Whatever Happened to the Football Legend

Back in elementary school I looked up to kids in high school, especially the football players. They seemed like they were so big and right on the verge of making it in the NFL. Somehow some of those guys carried an aura that lasted far beyond high school. Too bad though, that they never made it much beyond high school legend status.

The arcade at Busch Gardens was evolving. Pinball was giving way to Space Invaders and there was a new football game that everyone wanted to play. Crowds stood around the table looking at the field. Each player would select a play and control one player on the field. Once the play started the players moved based on their assignment. Moving the controlled player happened with a ball that the gamer had to roll. The faster the roll, the faster the player went. Getting to the game was tough because so many people wanted to play. The other problem was that some kids had the great idea to make the game “king of the court.” The winner would stay in control of the table and the challenger would have to pony up the fifty cents for the opportunity to dethrone the champion.

No one ever did. Steven Jackson was the best player on that table ever. He was a high school kid and solid athlete. In fact, his whole family had success in sports. Not only was he a local legend on the fields, he was also a player and partier. I thought he was kind of cool, but there was also something about his arrogance that rubbed me wrong. He came across as moody, bossy, and not at all concerned with anybody else’s feelings. Still though, he was one of those high school athletes that I admired.

I finally got the opportunity to play him in the arcade football game. I was dispatched from that game with the same ferocity one might expect on a true gridiron. There was no trash talk or boisterousness, but Steven did call out, “Next.” I walked away from the game a little lighter in the pocket, said for the drubbing, but not at all put out. After all, I had competed with a legend.

Things would change when I got to high school. Steven was off college age, although, I think he might have dropped out because he had an awful lot of time to come to the high school parties and run his video game dominance on any hope we had of getting a date with someone in our grade. Little shards of weakness were beginning to show in the once admirable Steven. He seemed to be losing his cool and becoming more dependent on whatever the substances, organic or alcohol based. The arrogance turned to an outright meanness that drove many of us away from hanging around him. Maybe hanging on to the legend was a better way of thinking about him. I let him go and he became an afterthought.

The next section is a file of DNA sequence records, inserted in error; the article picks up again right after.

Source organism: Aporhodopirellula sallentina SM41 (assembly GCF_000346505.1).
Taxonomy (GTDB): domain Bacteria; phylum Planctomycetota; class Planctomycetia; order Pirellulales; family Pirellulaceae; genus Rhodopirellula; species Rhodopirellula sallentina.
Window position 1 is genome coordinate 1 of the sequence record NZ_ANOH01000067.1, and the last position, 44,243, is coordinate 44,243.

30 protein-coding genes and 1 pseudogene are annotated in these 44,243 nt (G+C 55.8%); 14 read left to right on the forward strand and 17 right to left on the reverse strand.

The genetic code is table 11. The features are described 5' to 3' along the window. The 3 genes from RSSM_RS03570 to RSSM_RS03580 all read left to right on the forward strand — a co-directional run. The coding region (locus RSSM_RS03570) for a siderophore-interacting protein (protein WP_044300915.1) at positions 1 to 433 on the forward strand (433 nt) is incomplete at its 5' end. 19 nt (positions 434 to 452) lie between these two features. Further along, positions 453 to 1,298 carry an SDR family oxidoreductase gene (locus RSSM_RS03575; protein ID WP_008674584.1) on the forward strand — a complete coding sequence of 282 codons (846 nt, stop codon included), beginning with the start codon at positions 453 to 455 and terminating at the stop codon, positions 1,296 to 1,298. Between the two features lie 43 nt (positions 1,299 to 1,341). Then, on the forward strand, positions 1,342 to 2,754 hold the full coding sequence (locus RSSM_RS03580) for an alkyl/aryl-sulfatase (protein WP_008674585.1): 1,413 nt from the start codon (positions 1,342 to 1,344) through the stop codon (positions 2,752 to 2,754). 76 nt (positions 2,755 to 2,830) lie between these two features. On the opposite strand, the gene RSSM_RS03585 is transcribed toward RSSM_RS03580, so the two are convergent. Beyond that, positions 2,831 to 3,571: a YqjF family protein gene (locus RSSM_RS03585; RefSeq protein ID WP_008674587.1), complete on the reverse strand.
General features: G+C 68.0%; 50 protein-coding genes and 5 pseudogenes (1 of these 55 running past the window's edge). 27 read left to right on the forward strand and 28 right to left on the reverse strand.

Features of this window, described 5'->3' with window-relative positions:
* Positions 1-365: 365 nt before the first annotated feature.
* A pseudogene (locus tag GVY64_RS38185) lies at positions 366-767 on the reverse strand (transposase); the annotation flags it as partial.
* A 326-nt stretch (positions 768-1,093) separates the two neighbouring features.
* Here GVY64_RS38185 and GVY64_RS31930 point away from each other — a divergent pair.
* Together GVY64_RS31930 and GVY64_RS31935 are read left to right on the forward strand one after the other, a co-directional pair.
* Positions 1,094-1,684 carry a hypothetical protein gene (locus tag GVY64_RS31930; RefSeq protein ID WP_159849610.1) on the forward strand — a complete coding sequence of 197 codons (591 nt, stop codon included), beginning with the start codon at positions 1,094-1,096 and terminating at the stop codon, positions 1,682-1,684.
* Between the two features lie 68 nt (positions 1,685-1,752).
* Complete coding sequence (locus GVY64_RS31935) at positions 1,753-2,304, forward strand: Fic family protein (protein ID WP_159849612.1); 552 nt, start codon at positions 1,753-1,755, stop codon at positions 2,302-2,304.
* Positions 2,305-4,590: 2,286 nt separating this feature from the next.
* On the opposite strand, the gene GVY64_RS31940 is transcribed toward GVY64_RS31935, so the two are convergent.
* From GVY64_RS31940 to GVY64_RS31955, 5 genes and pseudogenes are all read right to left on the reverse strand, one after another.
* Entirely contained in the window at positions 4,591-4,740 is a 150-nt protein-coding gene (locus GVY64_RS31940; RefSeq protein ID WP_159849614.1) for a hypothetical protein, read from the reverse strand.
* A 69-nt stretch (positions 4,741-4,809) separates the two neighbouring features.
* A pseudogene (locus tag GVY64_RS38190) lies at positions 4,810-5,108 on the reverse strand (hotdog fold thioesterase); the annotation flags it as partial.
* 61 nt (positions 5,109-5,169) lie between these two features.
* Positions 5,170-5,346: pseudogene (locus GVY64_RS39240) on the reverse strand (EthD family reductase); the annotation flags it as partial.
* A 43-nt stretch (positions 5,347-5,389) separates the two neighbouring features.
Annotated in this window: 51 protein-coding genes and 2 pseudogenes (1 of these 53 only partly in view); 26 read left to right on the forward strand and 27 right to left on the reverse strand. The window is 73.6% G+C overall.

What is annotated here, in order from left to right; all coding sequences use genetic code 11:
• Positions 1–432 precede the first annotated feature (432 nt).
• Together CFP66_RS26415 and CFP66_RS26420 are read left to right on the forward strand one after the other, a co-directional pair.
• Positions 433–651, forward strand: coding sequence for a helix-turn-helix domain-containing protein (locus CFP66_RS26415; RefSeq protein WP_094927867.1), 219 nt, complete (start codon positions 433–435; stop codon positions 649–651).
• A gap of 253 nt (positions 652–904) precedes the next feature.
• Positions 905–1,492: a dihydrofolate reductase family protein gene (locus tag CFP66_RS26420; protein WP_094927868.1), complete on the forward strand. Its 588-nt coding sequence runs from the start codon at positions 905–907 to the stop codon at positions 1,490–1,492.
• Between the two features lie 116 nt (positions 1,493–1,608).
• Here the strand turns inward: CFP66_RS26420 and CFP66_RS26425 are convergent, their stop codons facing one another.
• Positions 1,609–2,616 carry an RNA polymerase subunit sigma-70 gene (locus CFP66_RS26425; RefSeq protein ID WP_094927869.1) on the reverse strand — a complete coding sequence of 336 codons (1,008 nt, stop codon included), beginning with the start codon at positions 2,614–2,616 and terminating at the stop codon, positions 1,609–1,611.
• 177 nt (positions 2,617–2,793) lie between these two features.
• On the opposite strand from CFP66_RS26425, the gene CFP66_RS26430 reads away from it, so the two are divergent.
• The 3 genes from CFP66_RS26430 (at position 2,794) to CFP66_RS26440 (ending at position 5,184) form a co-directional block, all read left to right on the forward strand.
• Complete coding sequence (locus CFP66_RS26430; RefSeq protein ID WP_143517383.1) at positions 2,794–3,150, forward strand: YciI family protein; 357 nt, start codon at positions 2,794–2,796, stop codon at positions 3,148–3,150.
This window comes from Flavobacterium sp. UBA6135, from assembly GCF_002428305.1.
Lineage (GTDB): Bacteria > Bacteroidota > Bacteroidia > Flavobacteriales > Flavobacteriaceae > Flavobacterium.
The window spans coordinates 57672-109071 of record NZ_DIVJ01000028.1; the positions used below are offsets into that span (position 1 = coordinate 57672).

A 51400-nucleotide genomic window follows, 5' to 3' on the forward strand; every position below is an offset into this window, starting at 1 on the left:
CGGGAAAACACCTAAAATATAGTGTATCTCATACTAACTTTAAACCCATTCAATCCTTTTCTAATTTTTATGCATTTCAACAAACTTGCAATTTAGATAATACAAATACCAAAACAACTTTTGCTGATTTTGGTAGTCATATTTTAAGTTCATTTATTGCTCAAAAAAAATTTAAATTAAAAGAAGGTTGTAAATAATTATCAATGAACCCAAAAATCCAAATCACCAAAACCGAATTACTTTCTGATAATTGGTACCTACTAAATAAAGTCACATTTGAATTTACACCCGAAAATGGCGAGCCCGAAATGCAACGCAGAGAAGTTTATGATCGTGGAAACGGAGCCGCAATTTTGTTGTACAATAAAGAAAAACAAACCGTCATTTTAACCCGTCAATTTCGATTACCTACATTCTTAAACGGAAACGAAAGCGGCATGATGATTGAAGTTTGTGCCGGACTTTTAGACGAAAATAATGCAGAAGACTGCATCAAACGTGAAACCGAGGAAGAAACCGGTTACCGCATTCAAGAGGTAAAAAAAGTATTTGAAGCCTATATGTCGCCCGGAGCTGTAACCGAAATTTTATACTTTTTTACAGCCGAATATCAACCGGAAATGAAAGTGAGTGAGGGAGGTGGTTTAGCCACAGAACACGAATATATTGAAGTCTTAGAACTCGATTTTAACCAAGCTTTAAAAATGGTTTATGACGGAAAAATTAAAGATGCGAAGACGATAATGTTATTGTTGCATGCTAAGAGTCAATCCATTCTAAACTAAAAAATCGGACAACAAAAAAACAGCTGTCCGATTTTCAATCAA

Thirty years is a long time to be away. My high school class was getting together to celebrate 1985 and I had not had much contact with many of my classmates. I wondered how everyone would look, bigger midsection, grayer hair, wrinkles; that was just me. I decided that I would make the trip a quick hitter and only go to the football game. My ten year reunion had been a nightmare of epic proportions and since I was free of the disastrous one, I figured it would be good if I hung out with my old friend, Allen. We could go to the game, check in with the name tag section, and then go for some of Kentucky’s finest somewhere. The night turned out to be great. My old teammates checked in. Kids that I had not seen since Prince was writing songs for the Bangles were there and even a couple of old teachers. Being back in Williamsburg with old friends was a little weird, but it was also so comfortable. It was home.

Then I saw Steven. At first, I thought of him as the college dropout who made a dating life competitive. Then I thought of him at the arcade. There were plenty of mixed feelings, but I didn’t feel the need to talk to him. After all, we had known each other from a distance even though I knew his brothers really well. He made it to the top of the bleachers and found an open space. He was carrying the cushions and bags of food and it looked like the years of creeping obesity had made his climb difficult. He sat down and settled into what was looking like a comfortable four quarters of football. Then the greatest thing that could have ever happened came to life.

“STEEEEVENNNN!!!!”

All heads, except Steven’s, followed the trail of anguish to it’s source. There was a woman at the railing of the bleachers with an insistent look and a menacing posture.

“STEEEEEEVVVVENNNNNN!!!!!!!” she yelled again.

As all the heads turning to the Williamsburg legend, he slowly looked up from his phone, and emotionlessly down to his wife. She gestured for him bring the stuff and get back where she was with due haste. Steven’s shoulders shrugged and he packed up his stuff and made the trip back down.

Before he got too far away, Allen asked, “C’mon, Steven, where you going? Who’s in charge?”

Steven never answered, although his slumped shoulders and quick stepping made it pretty clear who is the boss of his life. I could only smile. The dude who had been both an idol and villain to me was nothing more than a man. He was a man who had to answer to something greater than him, his wife. I didn’t have the angry reaction to seeing the image of Steven destroyed in the same manner as Jimmy in Quadrophenia. No motor scooters were sent of the cliffs at the sight of seeing Steven living the role of Sting’s Ace Face, but there were some rib busting laughs fueled by the drinks Allen and I shared afterwards.

So long, Steven, sorry about your spine.

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